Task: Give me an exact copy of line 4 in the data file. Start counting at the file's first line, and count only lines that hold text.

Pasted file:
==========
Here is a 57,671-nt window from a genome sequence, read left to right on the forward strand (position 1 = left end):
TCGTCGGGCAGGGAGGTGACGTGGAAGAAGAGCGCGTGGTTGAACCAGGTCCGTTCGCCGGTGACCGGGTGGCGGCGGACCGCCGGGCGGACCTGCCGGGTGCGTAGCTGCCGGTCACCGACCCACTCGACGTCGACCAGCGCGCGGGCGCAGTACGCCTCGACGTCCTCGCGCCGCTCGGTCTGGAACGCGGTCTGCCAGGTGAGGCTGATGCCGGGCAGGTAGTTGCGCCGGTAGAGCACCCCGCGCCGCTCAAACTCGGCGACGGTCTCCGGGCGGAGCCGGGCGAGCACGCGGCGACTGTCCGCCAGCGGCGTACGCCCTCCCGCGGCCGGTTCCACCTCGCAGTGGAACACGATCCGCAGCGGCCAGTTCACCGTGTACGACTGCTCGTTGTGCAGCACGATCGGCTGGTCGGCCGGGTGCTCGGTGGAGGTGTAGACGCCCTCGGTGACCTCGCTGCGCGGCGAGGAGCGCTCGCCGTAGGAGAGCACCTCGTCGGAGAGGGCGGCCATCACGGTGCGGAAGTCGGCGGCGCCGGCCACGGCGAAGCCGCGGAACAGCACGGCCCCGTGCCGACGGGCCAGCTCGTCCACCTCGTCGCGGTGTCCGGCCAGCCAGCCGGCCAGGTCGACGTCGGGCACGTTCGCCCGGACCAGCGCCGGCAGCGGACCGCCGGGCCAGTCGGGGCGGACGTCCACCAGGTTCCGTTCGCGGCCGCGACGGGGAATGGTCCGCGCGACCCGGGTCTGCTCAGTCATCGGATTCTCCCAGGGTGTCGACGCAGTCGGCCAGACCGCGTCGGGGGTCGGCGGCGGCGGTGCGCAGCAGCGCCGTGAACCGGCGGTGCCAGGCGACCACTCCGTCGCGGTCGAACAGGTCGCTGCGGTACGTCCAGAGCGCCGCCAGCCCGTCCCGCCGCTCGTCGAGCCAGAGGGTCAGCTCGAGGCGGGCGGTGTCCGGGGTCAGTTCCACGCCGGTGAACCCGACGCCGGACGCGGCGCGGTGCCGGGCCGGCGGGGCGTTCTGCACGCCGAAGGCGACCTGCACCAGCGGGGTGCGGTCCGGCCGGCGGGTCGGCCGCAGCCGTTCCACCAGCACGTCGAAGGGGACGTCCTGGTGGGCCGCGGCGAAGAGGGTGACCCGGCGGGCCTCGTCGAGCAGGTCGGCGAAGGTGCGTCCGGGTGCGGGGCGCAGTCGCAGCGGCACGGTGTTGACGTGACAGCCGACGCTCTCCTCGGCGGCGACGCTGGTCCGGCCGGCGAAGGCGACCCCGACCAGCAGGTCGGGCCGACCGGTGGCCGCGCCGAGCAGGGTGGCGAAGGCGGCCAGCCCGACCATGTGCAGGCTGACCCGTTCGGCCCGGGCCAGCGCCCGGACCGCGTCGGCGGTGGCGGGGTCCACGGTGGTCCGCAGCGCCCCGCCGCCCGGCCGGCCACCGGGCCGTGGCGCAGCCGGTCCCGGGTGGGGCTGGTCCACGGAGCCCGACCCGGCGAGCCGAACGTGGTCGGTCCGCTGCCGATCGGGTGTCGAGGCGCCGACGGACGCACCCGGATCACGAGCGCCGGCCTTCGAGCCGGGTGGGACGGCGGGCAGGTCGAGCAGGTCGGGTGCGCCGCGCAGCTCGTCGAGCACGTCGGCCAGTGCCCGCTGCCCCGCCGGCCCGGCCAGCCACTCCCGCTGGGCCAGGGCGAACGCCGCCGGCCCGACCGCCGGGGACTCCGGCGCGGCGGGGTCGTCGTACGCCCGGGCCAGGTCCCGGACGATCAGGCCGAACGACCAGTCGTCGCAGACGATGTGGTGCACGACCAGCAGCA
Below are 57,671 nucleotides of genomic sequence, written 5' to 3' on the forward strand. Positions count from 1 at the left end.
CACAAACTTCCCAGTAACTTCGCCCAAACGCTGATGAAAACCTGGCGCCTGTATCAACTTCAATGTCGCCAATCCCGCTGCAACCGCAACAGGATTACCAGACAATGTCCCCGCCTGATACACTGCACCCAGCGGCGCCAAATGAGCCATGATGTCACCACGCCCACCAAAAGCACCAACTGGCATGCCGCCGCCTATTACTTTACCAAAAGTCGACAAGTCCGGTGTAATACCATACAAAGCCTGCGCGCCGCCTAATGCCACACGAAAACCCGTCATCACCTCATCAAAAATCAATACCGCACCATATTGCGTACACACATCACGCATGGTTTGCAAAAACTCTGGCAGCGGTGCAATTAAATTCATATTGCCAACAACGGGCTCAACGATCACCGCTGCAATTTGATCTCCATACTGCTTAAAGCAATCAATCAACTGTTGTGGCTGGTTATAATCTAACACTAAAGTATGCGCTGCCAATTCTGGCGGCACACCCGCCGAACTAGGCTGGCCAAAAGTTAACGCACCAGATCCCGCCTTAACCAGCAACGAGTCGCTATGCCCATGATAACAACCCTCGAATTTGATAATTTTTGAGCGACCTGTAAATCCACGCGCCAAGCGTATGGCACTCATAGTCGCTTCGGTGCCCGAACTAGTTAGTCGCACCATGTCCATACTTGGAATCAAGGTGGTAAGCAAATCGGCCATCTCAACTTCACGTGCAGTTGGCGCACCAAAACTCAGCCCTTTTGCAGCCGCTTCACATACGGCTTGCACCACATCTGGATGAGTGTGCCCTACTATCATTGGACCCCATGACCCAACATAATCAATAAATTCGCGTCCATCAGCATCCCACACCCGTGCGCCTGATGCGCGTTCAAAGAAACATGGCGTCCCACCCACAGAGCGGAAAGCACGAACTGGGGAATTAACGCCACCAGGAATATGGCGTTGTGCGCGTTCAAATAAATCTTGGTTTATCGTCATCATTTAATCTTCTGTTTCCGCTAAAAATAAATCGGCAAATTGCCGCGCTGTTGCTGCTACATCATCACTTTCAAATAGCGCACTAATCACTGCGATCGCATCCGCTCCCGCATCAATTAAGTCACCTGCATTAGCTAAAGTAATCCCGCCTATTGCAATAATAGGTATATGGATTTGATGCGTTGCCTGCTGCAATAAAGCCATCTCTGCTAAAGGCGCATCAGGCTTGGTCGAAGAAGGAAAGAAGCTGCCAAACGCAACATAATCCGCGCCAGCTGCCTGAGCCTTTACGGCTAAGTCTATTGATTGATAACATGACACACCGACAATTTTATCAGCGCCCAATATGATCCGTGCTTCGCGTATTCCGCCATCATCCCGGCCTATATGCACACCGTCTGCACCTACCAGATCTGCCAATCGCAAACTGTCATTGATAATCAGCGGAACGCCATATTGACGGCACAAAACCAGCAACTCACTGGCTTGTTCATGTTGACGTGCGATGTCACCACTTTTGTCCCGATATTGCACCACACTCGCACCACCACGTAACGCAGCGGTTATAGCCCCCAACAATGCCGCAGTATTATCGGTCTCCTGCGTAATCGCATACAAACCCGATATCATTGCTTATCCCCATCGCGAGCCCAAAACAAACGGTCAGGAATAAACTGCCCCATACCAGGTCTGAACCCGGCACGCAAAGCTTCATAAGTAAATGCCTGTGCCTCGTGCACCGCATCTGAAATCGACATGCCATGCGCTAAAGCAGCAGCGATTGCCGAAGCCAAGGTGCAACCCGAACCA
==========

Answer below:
CACAAACTTCCCAGTAACTTCGCCCAAACGCTGATGAAAACCTGGCGCCTGTATCAACTTCAATGTCGCCAATCCCGCTGCAACCGCAACAGGATTACCAGACAATGTCCCCGCCTGATACACTGCACCCAGCGGCGCCAAATGAGCCATGATGTCACCACGCCCACCAAAAGCACCAACTGGCATGCCGCCGCCTATTACTTTACCAAAAGTCGACAAGTCCGGTGTAATACCATACAAAGCCTGCGCGCCGCCTAATGCCACACGAAAACCCGTCATCACCTCATCAAAAATCAATACCGCACCATATTGCGTACACACATCACGCATGGTTTGCAAAAACTCTGGCAGCGGTGCAATTAAATTCATATTGCCAACAACGGGCTCAACGATCACCGCTGCAATTTGATCTCCATACTGCTTAAAGCAATCAATCAACTGTTGTGGCTGGTTATAATCTAACACTAAAGTATGCGCTGCCAATTCTGGCGGCACACCCGCCGAACTAGGCTGGCCAAAAGTTAACGCACCAGATCCCGCCTTAACCAGCAACGAGTCGCTATGCCCATGATAACAACCCTCGAATTTGATAATTTTTGAGCGACCTGTAAATCCACGCGCCAAGCGTATGGCACTCATAGTCGCTTCGGTGCCCGAACTAGTTAGTCGCACCATGTCCATACTTGGAATCAAGGTGGTAAGCAAATCGGCCATCTCAACTTCACGTGCAGTTGGCGCACCAAAACTCAGCCCTTTTGCAGCCGCTTCACATACGGCTTGCACCACATCTGGATGAGTGTGCCCTACTATCATTGGACCCCATGACCCAACATAATCAATAAATTCGCGTCCATCAGCATCCCACACCCGTGCGCCTGATGCGCGTTCAAAGAAACATGGCGTCCCACCCACAGAGCGGAAAGCACGAACTGGGGAATTAACGCCACCAGGAATATGGCGTTGTGCGCGTTCAAATAAATCTTGGTTTATCGTCATCATTTAATCTTCTGTTTCCGCTAAAAATAAATCGGCAAATTGCCGCGCTGTTGCTGCTACATCATCACTTTCAAATAGCGCACTAATCACTGCGATCGCATCCGCTCCCGCATCAATTAAGTCACCTGCATTAGCTAAAGTAATCCCGCCTATTGCAATAATAGGTATATGGATTTGATGCGTTGCCTGCTGCAATAAAGCCATCTCTGCTAAAGGCGCATCAGGCTTGGTCGAAGAAGGAAAGAAGCTGCCAAACGCAACATAATCCGCGCCAGCTGCCTGAGCCTTTACGGCTAAGTCTATTGATTGATAACATGACACACCGACAATTTTATCAGCGCCCAATATGATCCGTGCTTCGCGTATTCCGCCATCATCCCGGCCTATATGCACACCGTCTGCACCTACCAGATCTGCCAATCGCAAACTGTCATTGATAATCAGCGGAACGCCATATTGACGGCACAAAACCAGCAACTCACTGGCTTGTTCATGTTGACGTGCGATGTCACCACTTTTGTCCCGATATTGCACCACACTCGCACCACCACGTAACGCAGCGGTTATAGCCCCCAACAATGCCGCAGTATTATCGGTCTCCTGCGTAATCGCATACAAACCCGATATCATTGCTTATCCCCATCGCGAGCCCAAAACAAACGGTCAGGAATAAACTGCCCCATACCAGGTCTGAACCCGGCACGCAAAGCTTCATAAGTAAATGCCTGTGCCTCGTGCACCGCATCTGAAATCGACATGCCATGCGCTAAAGCAGCAGCGATTGCCGAAGCCAAGGTGCAACCCGAACCA